Friday, February 18, 2005

New Book on Harvard Law

There is a new book on Harvard Law School: Andrew Peyton Thomas's The People vs. Harvard Law: How America's Oldest Law School Turned Its Back on Free Speech. Peyton Thomas is a Harvard Law graduate himself, and wrote an amazingly thorough biography of Justice Clarence Thomas that was published in 2001. Here's what the publisher has to say about the new book:
In 2002, Kiwi Camara, a Filipino-American student studying at the Harvard Law School, joined most of his classmates in posting his class outlines for the previous year on the school website. But in his notes, Camara had used shorthand terms that some regarded as racial slurs. In the furor that followed, administrators proposed a speech code to prohibit members of the law school community from voicing racially insensitive remarks. The chain of events triggered by this decision convulsed the nation’s oldest and most prestigious school of law, and called into question its commitment to freedom of speech and basic constitutional liberties.

The clashing ideas and personalities of this case are at the core of The People v. Harvard Law. In this fascinating insider’s account, Andrew Peyton Thomas recounts how the school’s intellectual heavyweights — Charles Fried, Alan Dershowitz, Laurence Tribe, Charles Nessen [sic] and others — were drawn into open conflict with each other and with the administration. Thomas takes us into the administrative offices, faculty lounges and classrooms, showing that the Camara case is only the latest front in a culture war that has ravaged Harvard Law over the last 25 years. Racial demagogues have challenged its integrity and sense of mission; a growing cadre of Marxist-inspired professors have taught that American law is a sham controlled by white capitalist oppressors; and students who dissent from this smothering orthodoxy are hissed at in class and openly harassed throughout the school.
That last sentence sounds a bit overheated. In any event,
it occurs to me that there have been quite a few books about Harvard Law School: Then there was the movie The Paper Chase. It's a bit bizarre to see so much attention paid to one law school.

Stuart Buck


Anonymous Anonymous said...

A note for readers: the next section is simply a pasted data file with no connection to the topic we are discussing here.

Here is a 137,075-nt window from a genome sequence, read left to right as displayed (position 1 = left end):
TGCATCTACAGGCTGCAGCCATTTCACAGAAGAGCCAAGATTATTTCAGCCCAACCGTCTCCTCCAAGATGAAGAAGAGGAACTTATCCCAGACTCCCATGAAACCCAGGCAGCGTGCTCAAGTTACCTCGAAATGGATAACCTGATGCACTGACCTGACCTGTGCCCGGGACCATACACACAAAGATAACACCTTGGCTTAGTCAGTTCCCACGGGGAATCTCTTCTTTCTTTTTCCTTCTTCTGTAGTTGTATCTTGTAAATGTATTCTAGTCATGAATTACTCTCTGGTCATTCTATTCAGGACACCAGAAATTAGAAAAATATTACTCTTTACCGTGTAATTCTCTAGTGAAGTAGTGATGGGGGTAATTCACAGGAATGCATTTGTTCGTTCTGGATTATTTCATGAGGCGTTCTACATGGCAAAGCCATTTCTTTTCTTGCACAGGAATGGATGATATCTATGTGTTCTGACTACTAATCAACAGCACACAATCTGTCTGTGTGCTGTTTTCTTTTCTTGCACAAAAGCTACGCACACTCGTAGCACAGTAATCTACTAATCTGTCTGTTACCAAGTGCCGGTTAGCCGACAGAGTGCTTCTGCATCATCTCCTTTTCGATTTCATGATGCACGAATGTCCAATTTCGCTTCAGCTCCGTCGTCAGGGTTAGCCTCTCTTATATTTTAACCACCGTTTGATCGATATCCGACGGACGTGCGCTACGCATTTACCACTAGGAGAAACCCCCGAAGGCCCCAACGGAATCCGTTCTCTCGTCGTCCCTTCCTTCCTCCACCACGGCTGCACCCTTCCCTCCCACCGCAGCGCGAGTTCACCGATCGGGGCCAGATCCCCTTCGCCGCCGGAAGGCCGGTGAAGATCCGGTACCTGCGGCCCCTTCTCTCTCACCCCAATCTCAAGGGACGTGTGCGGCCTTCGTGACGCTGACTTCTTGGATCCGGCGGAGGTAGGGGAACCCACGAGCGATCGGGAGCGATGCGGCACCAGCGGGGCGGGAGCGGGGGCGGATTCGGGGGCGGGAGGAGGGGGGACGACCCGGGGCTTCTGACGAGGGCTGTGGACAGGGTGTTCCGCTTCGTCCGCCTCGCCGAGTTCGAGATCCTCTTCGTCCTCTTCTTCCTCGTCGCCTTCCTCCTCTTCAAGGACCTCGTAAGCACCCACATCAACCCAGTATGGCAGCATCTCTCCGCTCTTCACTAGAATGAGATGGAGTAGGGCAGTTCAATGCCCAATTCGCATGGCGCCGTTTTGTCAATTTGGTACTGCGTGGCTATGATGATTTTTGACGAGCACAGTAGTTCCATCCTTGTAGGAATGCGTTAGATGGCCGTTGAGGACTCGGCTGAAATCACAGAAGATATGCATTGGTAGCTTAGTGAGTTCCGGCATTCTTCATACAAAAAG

also, add Legally Blond, tagentially. And if we're going to get into novels where characters have been to HLS, the list gets even longer.

Waddling Thunder

5:29 PM  
Anonymous Anonymous said...

You've overlooked the best straight history of HLS: The Law at Harvard: A History of Ideas and Men, 1817-1967, by Arthur E. Sutherland. It's a superb history of the school (written for the 150th Anniversary), and it serves as a very interesting snapshot of the school on the eve of Legal Realism and the subsequent conservative counterrevolution.

I simply can't over-recommend it. I think that more HLS students should read it in their time at the school; I only wish I'd read it before my 2L year.

11:49 PM  
Anonymous Anonymous said...

There's also Brush With the Law, half of which is about HLS (the other have being SLS).

9:50 AM  
Anonymous Anonymous said...

The self-absorption of Harvard generally is fascinating. There's an entire article about the school in Atlantic this month by Douthat. I mean, come on people -- do you folks have *any* notion of how ridiculous you look?

10:12 AM  
Blogger Stuart Buck said...

Self-absorption might explain why someone affiliated with Harvard would write a book/article about it. But it doesn't really explain why multiple editors would think that the general public would be interested in reading about it, enough to be worth publishing the book/article in question. That's what I find vaguely odd.

1:26 PM  
Anonymous Anonymous said...

I would take issue with the publisher's characterization of Alan Dershowitz as an intellectual heavyweight.

11:13 AM  

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